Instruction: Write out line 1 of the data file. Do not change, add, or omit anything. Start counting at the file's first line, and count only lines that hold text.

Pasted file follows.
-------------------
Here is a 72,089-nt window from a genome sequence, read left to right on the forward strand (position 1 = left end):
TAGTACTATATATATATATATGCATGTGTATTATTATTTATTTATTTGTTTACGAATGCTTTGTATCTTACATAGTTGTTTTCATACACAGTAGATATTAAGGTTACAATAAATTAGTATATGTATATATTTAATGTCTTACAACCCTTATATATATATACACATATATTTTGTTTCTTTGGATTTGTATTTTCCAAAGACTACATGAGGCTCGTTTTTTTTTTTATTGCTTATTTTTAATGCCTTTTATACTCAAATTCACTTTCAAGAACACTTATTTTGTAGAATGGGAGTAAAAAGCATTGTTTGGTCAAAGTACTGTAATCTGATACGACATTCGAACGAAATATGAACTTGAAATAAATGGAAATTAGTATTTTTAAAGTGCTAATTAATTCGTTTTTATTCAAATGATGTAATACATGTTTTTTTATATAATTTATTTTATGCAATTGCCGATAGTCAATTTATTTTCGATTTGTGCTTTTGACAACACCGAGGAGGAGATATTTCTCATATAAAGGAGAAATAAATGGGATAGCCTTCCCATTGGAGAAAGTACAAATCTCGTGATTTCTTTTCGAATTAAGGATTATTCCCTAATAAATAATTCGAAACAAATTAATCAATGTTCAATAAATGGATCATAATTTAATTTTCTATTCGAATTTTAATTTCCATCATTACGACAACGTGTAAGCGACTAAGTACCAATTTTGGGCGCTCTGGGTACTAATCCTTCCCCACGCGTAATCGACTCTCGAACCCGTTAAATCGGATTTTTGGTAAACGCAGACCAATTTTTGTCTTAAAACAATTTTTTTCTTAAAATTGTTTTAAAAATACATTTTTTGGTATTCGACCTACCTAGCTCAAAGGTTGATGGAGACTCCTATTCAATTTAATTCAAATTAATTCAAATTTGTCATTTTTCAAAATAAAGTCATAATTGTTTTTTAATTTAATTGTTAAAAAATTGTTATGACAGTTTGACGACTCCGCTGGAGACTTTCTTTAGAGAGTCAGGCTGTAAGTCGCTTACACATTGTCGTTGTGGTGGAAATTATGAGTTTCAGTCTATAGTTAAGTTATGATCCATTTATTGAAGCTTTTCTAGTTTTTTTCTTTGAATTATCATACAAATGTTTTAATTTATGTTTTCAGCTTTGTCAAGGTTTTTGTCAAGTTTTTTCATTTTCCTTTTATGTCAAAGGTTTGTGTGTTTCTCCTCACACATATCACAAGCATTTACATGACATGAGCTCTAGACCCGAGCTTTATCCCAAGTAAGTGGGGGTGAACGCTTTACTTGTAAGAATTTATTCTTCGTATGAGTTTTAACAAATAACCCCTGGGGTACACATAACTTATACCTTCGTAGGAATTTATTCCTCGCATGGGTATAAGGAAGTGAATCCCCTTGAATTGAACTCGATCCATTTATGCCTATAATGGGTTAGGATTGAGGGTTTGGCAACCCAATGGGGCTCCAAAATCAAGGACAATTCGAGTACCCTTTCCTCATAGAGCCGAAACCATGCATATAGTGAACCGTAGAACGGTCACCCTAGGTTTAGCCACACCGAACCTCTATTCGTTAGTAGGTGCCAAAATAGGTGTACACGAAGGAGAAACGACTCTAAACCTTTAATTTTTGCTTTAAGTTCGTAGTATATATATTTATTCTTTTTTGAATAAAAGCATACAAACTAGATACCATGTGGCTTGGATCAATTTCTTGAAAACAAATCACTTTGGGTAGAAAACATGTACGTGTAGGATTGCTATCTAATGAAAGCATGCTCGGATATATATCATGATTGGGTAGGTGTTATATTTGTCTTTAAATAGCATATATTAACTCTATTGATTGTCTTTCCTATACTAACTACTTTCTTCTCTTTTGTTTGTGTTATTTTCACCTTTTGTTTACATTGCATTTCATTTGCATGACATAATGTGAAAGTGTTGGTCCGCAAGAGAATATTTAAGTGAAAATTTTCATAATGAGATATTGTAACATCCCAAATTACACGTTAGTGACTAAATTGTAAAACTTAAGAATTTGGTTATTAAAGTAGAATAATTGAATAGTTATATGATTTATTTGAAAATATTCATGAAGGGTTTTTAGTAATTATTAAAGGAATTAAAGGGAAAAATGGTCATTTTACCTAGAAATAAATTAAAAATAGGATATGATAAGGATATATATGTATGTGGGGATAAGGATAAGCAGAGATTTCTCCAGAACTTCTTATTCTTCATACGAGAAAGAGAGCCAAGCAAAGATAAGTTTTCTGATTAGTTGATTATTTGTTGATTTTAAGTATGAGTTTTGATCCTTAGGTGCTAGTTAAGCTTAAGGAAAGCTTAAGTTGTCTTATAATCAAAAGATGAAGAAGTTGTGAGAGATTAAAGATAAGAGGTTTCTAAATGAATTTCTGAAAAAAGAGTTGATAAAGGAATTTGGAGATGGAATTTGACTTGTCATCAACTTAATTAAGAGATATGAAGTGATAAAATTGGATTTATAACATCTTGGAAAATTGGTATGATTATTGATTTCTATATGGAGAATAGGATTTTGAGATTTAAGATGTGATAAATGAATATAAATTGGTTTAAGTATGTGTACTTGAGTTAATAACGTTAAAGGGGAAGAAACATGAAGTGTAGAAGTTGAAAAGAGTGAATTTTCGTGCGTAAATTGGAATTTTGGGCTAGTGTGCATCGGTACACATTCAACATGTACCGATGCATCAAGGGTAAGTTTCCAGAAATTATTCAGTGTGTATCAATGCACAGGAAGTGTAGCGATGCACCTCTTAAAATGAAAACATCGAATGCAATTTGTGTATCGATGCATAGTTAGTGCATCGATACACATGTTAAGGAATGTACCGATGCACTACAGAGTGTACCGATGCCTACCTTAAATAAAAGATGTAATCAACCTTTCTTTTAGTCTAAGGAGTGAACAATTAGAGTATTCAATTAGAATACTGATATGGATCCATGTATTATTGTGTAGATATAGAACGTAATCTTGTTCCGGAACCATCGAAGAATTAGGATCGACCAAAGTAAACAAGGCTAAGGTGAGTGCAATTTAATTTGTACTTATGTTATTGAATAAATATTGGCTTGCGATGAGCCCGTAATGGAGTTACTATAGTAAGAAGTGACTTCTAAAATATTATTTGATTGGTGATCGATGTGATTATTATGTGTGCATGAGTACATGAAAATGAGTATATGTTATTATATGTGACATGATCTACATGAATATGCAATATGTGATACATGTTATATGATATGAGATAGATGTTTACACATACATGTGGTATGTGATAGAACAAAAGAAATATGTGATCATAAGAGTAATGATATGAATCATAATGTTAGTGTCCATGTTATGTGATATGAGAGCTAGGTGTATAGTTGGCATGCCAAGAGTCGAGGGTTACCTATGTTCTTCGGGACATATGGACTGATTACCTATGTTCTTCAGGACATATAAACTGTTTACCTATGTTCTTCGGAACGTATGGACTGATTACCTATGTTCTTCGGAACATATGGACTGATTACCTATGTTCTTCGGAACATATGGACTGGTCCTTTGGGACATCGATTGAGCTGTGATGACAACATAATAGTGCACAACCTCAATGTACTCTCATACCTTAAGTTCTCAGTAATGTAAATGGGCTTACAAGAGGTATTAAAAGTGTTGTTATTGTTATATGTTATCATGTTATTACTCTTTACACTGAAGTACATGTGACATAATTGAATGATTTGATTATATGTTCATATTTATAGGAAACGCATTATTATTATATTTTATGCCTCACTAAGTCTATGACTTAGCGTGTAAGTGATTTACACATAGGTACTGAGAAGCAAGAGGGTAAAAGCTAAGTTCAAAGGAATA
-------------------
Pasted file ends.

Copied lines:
Here is a 72,089-nt window from a genome sequence, read left to right on the forward strand (position 1 = left end):